It’s not often I read two books in a row that, at least on the surface, cover the same subject. Besides keeping the reviews on ABR fresh, there’s so many fascinating stories from every day of the war that ... well, what I’m saying is I flit around a great many subjects. Jack of all trades, master of none to some extent. So it was with a little reluctance (definitely not the right word) that I got stuck into From Dogfight To Diplomacy. It was my own fault for getting into this situation (and I’m making it sound so much worse than it really was) as, after putting Chris Ward’s 6 Group Bomber Command to rest, I felt I needed to read something I knew to be brilliant and, if anything, uplifting. That’s how I ended up reading First Light which, of course, concentrates on the author’s experiences during the Battle of Britain. With Donald MacDonnell becoming an ace during Fighter Command’s defence of Great Britain, I knew I was in for more of the same. However, it is the title of his book that suggests the reader will discover more about the author than his involvement in the Battle ... so much more. Fighter ace, commanding officer, lover, husband, father, POW, RAF Cranwell staff and air attaché to the British Embassy in Moscow during the Cold War. So much more.
While the author alludes to his childhood at various stages throughout the book, we first meet him leaving for RAF Cranwell in 1932 – budding pilot and destined to eventually become the 22nd Chief of Glengarry (a Scottish clan). His writing is comfortable, relaxed and expressive from the start and combines with the interesting anecdotes to make the first sitting with this book an enjoyable and enlightening session. This relaxed approach is deceptive though as within barely 35 pages, DM has graduated from RAF Cranwell as a Pilot Officer with an above-average rating, joined 54 Squadron and flown its Bristol Bulldog fighters and been seconded to the Fleet Air Arm in the Mediterranean (via an amusing episode of cross-dressing to fool an Italian destroyer!). While the seven years before the war are covered in roughly 10 per cent of the book’s pages, do not for one moment think there is little detail. If anything it is a detailed snapshot of the pre-war, biplane-flying RAF – an RAF whose leaders thought they should corner the market in this flying and fighting lark even if it meant sending some of its pilots to sea (sound familiar with today’s RAF and FAA?).
MacDonnell’s stay in the Mediterranean eventually leads to flying Hawker Nimrods from HMS Courageous and HMS Glorious – the latter being based in Malta which the author fell in love with. Returning home, he ends up at Gosport in charge of the navy’s land-based ‘training’ catapult and reflects that for a 24-year-old Flight Lieutenant it was his “pride and joy”. Late 1938 and early 1939 sees DM complete a ‘sobering’ flying instructor’s course and further flying appointments before promotion to Squadron Leader and a desk job in London which he begins in August 1939.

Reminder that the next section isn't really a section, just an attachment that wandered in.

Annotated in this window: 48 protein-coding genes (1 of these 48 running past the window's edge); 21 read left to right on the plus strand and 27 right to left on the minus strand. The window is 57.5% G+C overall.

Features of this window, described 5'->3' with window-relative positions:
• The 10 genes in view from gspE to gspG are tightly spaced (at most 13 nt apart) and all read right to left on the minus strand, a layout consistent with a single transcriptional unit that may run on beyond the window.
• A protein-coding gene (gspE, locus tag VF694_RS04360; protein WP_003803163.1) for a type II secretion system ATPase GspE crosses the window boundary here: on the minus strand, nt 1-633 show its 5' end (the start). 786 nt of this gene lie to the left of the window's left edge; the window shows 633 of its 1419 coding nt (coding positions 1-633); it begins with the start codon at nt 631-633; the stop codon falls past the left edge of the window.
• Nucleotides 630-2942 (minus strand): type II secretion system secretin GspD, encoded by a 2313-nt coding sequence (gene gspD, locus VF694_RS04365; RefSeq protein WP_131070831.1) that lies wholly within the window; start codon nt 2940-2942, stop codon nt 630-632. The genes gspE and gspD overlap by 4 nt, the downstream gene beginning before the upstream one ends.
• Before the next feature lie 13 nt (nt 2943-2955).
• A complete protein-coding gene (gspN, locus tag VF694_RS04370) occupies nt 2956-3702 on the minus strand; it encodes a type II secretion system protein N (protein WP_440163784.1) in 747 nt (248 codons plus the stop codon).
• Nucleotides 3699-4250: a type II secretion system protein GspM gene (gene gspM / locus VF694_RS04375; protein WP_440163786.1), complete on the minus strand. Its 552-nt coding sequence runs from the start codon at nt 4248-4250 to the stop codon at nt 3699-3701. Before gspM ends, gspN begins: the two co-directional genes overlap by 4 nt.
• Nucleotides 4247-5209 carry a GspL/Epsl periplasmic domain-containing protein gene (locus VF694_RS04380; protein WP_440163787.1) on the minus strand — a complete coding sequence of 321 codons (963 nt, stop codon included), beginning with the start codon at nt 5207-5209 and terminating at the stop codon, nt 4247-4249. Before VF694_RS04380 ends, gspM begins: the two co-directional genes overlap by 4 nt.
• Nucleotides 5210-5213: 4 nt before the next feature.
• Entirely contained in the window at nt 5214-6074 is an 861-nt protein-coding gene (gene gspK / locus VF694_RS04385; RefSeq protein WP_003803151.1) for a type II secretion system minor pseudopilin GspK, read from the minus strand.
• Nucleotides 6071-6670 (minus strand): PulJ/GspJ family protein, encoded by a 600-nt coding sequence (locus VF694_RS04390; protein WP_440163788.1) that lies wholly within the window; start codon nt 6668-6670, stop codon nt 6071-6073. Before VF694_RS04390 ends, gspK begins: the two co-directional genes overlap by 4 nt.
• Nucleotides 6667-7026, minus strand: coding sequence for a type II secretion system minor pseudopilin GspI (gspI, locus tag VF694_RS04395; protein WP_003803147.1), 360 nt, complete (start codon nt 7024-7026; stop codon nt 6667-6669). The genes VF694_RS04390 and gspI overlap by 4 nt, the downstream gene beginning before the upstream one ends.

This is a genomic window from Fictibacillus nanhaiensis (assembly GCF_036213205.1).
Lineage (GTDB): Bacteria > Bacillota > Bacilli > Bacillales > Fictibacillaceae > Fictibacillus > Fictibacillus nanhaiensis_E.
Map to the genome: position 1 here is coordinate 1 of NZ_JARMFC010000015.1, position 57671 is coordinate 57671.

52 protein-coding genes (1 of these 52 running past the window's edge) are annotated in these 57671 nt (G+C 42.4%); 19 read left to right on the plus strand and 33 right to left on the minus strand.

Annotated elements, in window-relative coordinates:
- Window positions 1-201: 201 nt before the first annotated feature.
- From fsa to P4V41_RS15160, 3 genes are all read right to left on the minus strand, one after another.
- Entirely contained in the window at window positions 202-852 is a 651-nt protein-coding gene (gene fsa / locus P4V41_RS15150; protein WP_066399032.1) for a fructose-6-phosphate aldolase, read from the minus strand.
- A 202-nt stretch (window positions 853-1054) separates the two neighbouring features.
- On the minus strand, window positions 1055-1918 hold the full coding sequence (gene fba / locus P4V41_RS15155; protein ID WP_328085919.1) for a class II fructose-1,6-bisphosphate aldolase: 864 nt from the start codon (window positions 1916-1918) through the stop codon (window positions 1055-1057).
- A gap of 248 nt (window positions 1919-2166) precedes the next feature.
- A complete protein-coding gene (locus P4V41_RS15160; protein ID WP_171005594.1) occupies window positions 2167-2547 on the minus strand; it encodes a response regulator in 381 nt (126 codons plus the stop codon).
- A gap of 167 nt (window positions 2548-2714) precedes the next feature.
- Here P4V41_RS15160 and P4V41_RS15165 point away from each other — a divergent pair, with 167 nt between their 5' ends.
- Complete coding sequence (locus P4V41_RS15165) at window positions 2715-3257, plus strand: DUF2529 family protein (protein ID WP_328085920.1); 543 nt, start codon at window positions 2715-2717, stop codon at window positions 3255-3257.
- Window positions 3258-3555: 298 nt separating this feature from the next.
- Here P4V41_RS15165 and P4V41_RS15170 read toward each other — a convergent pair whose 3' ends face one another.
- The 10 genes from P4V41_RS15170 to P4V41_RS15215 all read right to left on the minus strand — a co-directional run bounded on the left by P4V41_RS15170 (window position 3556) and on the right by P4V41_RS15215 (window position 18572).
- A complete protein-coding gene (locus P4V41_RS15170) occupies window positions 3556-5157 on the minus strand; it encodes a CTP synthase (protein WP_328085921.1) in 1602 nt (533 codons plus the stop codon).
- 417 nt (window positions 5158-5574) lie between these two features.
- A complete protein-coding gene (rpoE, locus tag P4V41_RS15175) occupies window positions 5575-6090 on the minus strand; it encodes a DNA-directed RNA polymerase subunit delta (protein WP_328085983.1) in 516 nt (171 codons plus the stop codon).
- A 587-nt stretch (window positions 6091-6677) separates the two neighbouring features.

London was evidently an interesting place during those first uncertain months of the war. While the author doesn’t directly talk about this aspect of his life in the city, his experiences with Diana, soon to be his first wife, convey the feeling of incredulity that the country was again on the brink. The desk job ends early in the second half of 1940 after much lobbying by our hero to ensure his posting to a fighter squadron. A posting to No. 64 Squadron and its Spitfires is interrupted before it begins as DM is selected to be CO of a new squadron of twin-engined fighters – Whirlwinds – so converts to the Blenheim. This, in turn, falls through due to a lack of night-flying experience (it is the first I have heard of the Whirlwind being employed as a night fighter and I still find it odd) and leads to the eventual posting to 64 Squadron.
While not immediately CO of the squadron, DM soon took over from his predecessor who, apparently, was finding the job too much for him. He inherited a disjointed squadron and had very little time to pull it together into a cohesive fighting team. He does, of course, and the following four chapters are as much a discussion about how to run a squadron of varying personalities as it is a diary of the author’s victories and close-shaves during the Battle – both of which he had plenty. Damaged on several occasions and shot down once, the author eventually leads the squadron to 12 Group for a ‘rest’ and it is during this time he marries Diana, continues their happy life together and, on a sweep into France, is shot down into the Channel. His description of the flight and subsequent rescue by German sailors is told with a generous dose of disbelief at actually surviving the ordeal.
I am in no way an expert on the POW experience in Europe despite having read numerous accounts from a variety of servicemen. MacDonnell’s tenure as a prisoner is perhaps the longest – in terms of years – I can remember reading and it is also one of the more detailed and moving. It is a brilliant insight into the life of a POW as told by a studious observer who benefits from having a few years on many of his fellow prisoners. Moving from Dulag Luft I to Stalag Luft III, the author, as a member of the Escape Committee, ‘oversaw’ the organisation and ultimate success of the famous Wooden Horse escape. Now a father, his responsibilities towards his family take a disturbing turn in 1943 when Diana, who had moved to Ireland with their son, suffered a “slight nervous breakdown”. The photos included in her letters, and the letters themselves, revealed a woman who was far from well. Hundreds of miles away there was little the author could do. Upon his return to the UK after war’s end, and reunited with Diana, he realises his world had come to an end.